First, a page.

Well system fatigue accumulated during drilling operations from mobile offshore drilling units (MODUs) has been a topic of intensive study in recent literature. A variety of efforts from individual operator studies to industry-wide joint industry projects have been launched in an effort to improve understanding of both the load and resistance elements of well system fatigue assessment. A key uncertainty in current predictive modeling practice is the level of conservatism inherent in that modeling, as compared to real-life system response. Collection of good quality, full-scale field measurement data is a key component in evaluating this uncertainty.
A full-scale measurement campaign was recently conducted on a 6th generation MODU during drilling operations in a shallow water region with a harsh environment. The measurement system on board the vessel captured vessel, riser and lower marine riser package (LMRP) accelerations and angular rates, along with riser tensioner pressures. Concurrent environmental measurements were acquired via wave rider buoy and acoustic Doppler current profiler (ADCP) located near the mobile offshore drilling unit (MODU), capturing wave height, period and direction, and full-depth current profiles. This paper focuses on data collected for one well during the winter months where significant wave heights at the drilling site varied from 6ft to 26ft.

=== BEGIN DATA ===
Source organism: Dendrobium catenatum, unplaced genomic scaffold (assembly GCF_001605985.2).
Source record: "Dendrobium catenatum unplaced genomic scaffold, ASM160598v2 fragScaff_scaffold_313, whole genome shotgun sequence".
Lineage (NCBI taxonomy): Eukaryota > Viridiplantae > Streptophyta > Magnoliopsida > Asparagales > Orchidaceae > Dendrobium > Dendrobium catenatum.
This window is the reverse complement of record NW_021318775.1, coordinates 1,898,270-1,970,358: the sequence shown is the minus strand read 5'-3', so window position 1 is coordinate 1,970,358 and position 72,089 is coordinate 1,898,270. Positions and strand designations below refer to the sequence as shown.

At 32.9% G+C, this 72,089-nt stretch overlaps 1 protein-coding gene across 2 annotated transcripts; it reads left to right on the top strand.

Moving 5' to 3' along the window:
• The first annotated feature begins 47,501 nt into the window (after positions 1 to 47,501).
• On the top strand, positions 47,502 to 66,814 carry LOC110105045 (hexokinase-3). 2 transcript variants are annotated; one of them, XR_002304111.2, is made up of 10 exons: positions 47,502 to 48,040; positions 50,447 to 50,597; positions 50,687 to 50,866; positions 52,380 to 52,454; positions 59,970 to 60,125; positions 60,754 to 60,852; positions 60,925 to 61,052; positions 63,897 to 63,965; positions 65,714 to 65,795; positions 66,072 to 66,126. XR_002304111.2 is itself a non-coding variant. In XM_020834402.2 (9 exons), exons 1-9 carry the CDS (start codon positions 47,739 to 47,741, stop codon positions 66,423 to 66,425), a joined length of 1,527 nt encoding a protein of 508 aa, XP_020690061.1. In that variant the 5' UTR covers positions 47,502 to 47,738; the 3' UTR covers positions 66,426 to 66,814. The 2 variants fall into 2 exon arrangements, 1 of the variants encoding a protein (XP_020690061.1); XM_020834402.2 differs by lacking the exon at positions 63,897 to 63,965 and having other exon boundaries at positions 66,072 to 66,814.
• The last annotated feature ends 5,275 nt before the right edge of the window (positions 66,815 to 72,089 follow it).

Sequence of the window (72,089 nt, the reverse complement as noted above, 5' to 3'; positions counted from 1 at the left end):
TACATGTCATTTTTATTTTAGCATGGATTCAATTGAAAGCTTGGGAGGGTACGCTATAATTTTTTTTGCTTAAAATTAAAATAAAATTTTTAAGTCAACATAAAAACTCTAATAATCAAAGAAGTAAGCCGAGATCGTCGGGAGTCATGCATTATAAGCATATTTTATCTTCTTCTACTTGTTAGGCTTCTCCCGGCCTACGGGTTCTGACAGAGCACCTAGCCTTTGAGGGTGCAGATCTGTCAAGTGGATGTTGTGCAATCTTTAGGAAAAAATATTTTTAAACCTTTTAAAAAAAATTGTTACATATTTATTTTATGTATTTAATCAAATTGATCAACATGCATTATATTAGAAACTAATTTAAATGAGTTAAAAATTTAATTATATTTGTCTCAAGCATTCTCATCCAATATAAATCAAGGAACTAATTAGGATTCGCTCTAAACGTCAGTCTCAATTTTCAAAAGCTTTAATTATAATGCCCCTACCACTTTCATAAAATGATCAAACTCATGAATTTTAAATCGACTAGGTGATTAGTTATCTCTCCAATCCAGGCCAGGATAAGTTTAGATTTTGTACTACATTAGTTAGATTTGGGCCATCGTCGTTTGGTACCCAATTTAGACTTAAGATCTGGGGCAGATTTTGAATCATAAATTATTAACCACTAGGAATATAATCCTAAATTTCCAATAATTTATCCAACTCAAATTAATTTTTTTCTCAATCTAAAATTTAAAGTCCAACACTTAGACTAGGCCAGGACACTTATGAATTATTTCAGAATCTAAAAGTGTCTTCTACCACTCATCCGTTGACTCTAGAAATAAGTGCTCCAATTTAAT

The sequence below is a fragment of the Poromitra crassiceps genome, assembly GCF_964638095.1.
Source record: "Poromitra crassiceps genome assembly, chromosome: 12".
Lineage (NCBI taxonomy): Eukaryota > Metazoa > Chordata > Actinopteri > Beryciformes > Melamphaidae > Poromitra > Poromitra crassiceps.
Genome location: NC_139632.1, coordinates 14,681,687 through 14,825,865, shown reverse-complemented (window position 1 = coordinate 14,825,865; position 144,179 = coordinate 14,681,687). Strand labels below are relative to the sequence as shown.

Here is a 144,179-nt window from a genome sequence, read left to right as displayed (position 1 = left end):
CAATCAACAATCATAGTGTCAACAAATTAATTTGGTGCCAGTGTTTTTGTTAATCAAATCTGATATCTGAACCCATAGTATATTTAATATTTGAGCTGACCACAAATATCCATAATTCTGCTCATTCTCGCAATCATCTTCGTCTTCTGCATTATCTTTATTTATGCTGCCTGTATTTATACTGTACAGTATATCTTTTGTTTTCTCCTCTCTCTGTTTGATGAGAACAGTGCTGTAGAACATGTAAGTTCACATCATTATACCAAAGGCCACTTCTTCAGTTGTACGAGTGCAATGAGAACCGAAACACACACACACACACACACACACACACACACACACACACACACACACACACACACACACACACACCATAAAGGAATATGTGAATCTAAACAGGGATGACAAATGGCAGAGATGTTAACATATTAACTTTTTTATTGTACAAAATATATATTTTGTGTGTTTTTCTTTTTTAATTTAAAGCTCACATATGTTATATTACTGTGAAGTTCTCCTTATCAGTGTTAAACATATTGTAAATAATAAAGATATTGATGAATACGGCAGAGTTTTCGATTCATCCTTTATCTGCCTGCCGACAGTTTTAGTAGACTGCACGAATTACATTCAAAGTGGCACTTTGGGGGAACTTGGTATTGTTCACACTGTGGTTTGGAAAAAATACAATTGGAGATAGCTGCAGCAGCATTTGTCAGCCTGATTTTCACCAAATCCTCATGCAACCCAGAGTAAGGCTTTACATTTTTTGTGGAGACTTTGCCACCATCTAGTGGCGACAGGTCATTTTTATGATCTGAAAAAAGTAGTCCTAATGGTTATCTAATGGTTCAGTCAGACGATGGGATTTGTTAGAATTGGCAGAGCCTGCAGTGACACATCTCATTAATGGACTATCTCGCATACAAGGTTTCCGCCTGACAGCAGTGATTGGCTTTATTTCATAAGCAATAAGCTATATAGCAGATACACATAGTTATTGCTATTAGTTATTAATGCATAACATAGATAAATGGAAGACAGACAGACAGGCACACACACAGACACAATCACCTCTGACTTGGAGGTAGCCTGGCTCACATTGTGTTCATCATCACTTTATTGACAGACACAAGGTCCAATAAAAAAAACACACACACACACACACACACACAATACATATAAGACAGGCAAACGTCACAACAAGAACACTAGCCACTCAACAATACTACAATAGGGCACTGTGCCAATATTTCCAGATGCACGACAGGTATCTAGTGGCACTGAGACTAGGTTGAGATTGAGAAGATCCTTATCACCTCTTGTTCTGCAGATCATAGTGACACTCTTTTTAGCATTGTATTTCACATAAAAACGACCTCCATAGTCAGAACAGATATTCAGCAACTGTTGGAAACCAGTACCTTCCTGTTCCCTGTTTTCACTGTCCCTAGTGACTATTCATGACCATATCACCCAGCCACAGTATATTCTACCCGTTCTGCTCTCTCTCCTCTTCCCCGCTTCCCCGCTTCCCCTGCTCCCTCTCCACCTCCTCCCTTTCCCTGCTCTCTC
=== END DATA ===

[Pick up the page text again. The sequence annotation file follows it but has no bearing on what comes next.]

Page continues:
In this paper, a comparison between measured and predicted riser and well system loading is presented. The predicted riser and well system response is based upon global riser analyses performed in both the frequency and time domains to evaluate the effect of linearization in the modeling process.
Loading demand on the well system is also presented as cycle-range histograms. This paper also summarizes the conclusions from the comparisons of these measurements with other published measurement campaign data. While loading derived from previous riser analysis studies have been found to be “conservative” as compared to full-scale measurements, this study finds that the predicted and measured responses match quite well. Furthermore, it is also shown that the frequency domain results are adequate for this study, suggesting that the nonlinearity within the riser and well system for the conditions studied is relatively minor.